Then we went on to Cincy where we attended a Reds game.  

It was a great game with the home team pulling off a squeeze play in the bottom of the 10th inning to beat Detroit.  I have always been a NL fan.  I think the pitchers should bat.  The AL has designated hitters.  Wimps.  After the game we drove to the Amtrak station, said our good-byes, and Gaye and I checked in and waited for our train to take us to Chicago.  The ride from Cincinnati to Chicago cost us $38 each.  Not bad.

The run north was interesting. We were seated in the coach section, where the seats are bigger and more comfortable than the first class section on any airplane.  The train was a hour late, so we didn’t board until 0300 Saturday morning.  Sleeping on the train was difficult, especially with people walking past all the time, babies crying, and the newness of train travel.  But it was not bad.  Gaye will say that it was quite dirty.  Probably true.  
A single mom in front of us had two small kids and about a ton of baggage so we helped her haul it out of the station.  I was doing my Boy Scout good turn daily and she was very thankful.

Chicago is an  interesting place.  We were right down town, practically under the Sears Tower, so we hiked a few blocks to get some Chicago style pizza at Giordano’s.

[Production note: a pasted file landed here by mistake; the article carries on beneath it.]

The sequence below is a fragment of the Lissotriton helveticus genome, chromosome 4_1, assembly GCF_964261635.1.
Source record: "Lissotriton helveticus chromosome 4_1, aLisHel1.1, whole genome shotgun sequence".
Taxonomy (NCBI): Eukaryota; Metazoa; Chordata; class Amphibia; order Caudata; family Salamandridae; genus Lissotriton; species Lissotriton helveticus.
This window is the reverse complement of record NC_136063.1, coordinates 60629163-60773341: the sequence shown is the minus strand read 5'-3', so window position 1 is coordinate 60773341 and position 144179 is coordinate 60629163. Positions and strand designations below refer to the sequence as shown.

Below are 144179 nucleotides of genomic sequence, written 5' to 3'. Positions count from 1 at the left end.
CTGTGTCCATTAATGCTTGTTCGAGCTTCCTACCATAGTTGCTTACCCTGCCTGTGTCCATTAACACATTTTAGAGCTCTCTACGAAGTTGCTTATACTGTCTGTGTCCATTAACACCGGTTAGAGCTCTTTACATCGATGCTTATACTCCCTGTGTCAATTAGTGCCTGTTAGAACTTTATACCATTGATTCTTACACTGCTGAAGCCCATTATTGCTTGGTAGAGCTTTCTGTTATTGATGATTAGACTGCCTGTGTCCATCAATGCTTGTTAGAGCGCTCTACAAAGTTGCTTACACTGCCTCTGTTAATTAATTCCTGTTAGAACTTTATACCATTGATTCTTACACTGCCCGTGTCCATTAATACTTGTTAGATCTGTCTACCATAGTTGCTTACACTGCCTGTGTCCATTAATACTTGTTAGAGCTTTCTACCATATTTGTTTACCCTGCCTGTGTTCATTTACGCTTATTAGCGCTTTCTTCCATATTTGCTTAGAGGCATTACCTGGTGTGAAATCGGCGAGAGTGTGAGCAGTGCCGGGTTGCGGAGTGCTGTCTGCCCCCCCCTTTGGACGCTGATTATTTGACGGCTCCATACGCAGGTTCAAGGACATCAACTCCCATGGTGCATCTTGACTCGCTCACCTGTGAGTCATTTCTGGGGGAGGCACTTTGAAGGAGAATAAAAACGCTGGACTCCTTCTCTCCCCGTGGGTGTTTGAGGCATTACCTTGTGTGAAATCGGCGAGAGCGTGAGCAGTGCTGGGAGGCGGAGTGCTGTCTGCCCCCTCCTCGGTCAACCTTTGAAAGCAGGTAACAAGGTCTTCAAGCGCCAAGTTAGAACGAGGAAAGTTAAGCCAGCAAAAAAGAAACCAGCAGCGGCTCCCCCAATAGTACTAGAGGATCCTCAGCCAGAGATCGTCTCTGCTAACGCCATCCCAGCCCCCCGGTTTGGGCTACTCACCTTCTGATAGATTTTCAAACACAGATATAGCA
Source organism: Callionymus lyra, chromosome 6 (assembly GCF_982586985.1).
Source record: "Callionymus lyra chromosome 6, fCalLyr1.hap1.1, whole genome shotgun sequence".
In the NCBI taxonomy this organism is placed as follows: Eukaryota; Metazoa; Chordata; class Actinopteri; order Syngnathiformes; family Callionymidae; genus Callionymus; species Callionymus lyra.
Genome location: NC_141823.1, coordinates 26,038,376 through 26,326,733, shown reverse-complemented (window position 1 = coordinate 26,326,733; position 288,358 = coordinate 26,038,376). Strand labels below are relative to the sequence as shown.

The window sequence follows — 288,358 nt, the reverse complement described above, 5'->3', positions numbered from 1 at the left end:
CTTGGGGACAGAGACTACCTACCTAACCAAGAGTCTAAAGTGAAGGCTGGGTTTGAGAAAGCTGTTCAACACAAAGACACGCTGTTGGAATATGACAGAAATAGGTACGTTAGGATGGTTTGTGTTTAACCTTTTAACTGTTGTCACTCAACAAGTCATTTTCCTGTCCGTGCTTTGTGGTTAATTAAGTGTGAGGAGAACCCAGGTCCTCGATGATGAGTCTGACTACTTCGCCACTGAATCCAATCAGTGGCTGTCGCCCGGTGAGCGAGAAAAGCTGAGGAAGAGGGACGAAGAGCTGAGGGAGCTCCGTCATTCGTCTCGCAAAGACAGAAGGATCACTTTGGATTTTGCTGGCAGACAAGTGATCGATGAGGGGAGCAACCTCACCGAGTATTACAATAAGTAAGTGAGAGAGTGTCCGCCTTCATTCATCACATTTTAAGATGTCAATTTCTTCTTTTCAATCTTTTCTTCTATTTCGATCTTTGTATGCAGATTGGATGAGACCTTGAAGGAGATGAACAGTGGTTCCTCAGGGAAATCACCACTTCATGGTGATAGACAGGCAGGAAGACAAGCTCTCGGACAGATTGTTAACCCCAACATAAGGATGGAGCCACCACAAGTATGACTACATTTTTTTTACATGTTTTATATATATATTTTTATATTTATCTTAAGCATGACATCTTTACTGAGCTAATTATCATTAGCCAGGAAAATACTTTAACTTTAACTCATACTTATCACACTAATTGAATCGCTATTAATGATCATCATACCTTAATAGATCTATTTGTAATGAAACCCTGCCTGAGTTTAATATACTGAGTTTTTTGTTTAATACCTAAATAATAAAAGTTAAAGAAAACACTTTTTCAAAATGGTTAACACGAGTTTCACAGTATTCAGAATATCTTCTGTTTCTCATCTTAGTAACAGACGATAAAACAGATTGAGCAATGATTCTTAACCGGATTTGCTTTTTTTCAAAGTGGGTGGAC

We had some pizza in Athens that was really the best I have ever had.  Really thin crust and amazing flavors.  The Chicago style was a completely different experience, but it was also very tasty.  They put the sauce on top of the cheese and stuff, and the crust is sort of like pie crust.  I think I ate more pizza in that week than I have had in the past two or three years.

We finished in time to hike back to the station and await our train to Salt Lake.  The first class passengers get to wait in a nice lounge at the station.  Then we walked out onto the platform and Bob, our attendant, got us settled into our room. We had a sleeper berth on the California Zephyr. You can see the compartments at  It was quite small but adequate.  There were two wide reclining seats facing each other.